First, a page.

In a case of hilariously bad facts actually making decent law, we have two dudes collecting a ginormous pile of jury-awarded damages because the company for which they worked swabbed their cheek to see if they were the people that kept pooping in in the warehouse. No, really.
A federal jury in Georgia has awarded $2.225,000 million to two men required to take DNA tests. They were peformed in an effort to identify a “devious defecator” who left piles of feces on a food-storage warehouse floor at the grocery distributor where the pair worked.
How much do you wish you could work on a case that involved a “devious defecator”? All the wishing. Making closing arguments — on either side of that case — must have been fantastic.
Setting aside the almost infinite possibility to laugh over the fact that this case turned on figuring out who was weird enough — and kind of ballsy enough – to defecate on their workplace floor — and, on occasion, the canned goods stored in said warehouse — this case actually ended up creating a great holding. Because guess what? Though the police can swab your beautiful mouth if they think you did something wrong, your employer cannot.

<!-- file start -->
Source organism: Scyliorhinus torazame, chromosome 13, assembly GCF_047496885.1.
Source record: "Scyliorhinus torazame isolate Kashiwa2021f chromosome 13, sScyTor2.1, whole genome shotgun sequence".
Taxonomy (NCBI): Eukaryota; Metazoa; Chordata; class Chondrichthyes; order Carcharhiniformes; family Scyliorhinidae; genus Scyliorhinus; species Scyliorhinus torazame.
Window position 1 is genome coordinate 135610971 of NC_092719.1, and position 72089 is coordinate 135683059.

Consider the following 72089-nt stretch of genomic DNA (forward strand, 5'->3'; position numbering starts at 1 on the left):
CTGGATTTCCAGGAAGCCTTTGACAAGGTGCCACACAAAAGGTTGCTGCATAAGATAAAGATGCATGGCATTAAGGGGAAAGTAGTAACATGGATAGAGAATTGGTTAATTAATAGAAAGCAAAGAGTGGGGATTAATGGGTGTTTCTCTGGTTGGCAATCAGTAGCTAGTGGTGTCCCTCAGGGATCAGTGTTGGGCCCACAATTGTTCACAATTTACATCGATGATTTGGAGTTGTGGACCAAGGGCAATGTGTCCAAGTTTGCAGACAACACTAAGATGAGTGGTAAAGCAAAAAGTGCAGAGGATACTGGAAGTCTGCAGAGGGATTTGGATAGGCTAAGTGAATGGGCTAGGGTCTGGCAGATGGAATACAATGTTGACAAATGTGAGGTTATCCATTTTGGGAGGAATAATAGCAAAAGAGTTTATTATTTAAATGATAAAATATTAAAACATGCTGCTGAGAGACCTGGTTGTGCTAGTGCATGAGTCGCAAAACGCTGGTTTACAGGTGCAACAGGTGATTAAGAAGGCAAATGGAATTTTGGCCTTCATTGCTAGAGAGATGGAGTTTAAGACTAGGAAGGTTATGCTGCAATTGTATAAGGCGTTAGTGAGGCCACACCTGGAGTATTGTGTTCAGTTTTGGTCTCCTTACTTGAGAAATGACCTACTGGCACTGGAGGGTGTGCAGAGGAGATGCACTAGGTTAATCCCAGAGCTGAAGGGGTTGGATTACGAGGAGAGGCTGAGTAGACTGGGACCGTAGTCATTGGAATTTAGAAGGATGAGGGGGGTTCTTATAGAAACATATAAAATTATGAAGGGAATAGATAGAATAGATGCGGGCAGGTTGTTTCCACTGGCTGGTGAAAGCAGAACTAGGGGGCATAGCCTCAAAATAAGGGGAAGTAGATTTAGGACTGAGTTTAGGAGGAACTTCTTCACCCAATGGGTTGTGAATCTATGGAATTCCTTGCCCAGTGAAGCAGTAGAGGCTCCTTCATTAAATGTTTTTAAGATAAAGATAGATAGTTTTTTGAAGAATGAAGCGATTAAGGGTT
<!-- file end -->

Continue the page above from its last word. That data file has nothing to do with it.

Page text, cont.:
[Federal] law says employers cannot use a person’s genetic information in making decisions about hiring, firing, promotions or health insurance coverage. […] U.S. District Judge Amy Totenberg, who dubbed the case “the mystery of the devious defecator,” last month rejected Atlas’ claim that GINA only prohibits employers from using genetic material to determine a worker’s propensity for disease.
So there you have it. Feel free to advise your clients that they may wantonly fling their bodily solids and fluids about their workplace and they can sleep well at night knowing that their DNA can’t give them away.
[Post image via Shutterstock]